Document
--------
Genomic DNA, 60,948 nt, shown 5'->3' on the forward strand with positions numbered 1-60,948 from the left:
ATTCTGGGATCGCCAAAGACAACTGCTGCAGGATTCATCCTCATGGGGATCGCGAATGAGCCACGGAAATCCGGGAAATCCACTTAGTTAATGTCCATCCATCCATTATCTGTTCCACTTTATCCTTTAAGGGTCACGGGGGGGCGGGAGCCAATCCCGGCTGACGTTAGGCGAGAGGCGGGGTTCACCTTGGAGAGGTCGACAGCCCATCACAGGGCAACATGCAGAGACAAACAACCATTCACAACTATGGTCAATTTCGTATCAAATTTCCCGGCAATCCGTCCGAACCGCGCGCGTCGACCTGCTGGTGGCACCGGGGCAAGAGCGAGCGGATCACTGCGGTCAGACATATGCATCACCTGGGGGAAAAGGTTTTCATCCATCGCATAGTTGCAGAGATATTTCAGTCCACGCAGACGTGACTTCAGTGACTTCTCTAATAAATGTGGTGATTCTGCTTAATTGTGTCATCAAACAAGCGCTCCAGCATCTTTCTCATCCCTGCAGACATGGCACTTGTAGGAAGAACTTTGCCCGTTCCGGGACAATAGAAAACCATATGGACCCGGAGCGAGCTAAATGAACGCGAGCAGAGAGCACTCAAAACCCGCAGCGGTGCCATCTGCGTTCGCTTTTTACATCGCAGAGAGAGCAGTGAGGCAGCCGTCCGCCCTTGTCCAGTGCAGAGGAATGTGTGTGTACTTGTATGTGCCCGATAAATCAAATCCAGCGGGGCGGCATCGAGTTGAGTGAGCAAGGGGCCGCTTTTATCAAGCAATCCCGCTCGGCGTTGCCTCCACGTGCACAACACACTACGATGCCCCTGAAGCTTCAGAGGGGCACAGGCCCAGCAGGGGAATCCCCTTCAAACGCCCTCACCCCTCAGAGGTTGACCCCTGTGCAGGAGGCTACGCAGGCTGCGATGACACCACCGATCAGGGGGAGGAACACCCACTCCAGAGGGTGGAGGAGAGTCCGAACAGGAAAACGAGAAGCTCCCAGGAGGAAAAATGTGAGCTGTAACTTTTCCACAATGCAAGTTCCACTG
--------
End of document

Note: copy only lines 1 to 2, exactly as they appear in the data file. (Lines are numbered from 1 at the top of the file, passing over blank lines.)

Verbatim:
Genomic DNA, 60,948 nt, shown 5'->3' on the forward strand with positions numbered 1-60,948 from the left:
ATTCTGGGATCGCCAAAGACAACTGCTGCAGGATTCATCCTCATGGGGATCGCGAATGAGCCACGGAAATCCGGGAAATCCACTTAGTTAATGTCCATCCATCCATTATCTGTTCCACTTTATCCTTTAAGGGTCACGGGGGGGCGGGAGCCAATCCCGGCTGACGTTAGGCGAGAGGCGGGGTTCACCTTGGAGAGGTCGACAGCCCATCACAGGGCAACATGCAGAGACAAACAACCATTCACAACTATGGTCAATTTCGTATCAAATTTCCCGGCAATCCGTCCGAACCGCGCGCGTCGACCTGCTGGTGGCACCGGGGCAAGAGCGAGCGGATCACTGCGGTCAGACATATGCATCACCTGGGGGAAAAGGTTTTCATCCATCGCATAGTTGCAGAGATATTTCAGTCCACGCAGACGTGACTTCAGTGACTTCTCTAATAAATGTGGTGATTCTGCTTAATTGTGTCATCAAACAAGCGCTCCAGCATCTTTCTCATCCCTGCAGACATGGCACTTGTAGGAAGAACTTTGCCCGTTCCGGGACAATAGAAAACCATATGGACCCGGAGCGAGCTAAATGAACGCGAGCAGAGAGCACTCAAAACCCGCAGCGGTGCCATCTGCGTTCGCTTTTTACATCGCAGAGAGAGCAGTGAGGCAGCCGTCCGCCCTTGTCCAGTGCAGAGGAATGTGTGTGTACTTGTATGTGCCCGATAAATCAAATCCAGCGGGGCGGCATCGAGTTGAGTGAGCAAGGGGCCGCTTTTATCAAGCAATCCCGCTCGGCGTTGCCTCCACGTGCACAACACACTACGATGCCCCTGAAGCTTCAGAGGGGCACAGGCCCAGCAGGGGAATCCCCTTCAAACGCCCTCACCCCTCAGAGGTTGACCCCTGTGCAGGAGGCTACGCAGGCTGCGATGACACCACCGATCAGGGGGAGGAACACCCACTCCAGAGGGTGGAGGAGAGTCCGAACAGGAAAACGAGAAGCTCCCAGGAGGAAAAATGTGAGCTGTAACTTTTCCACAATGCAAGTTCCACTG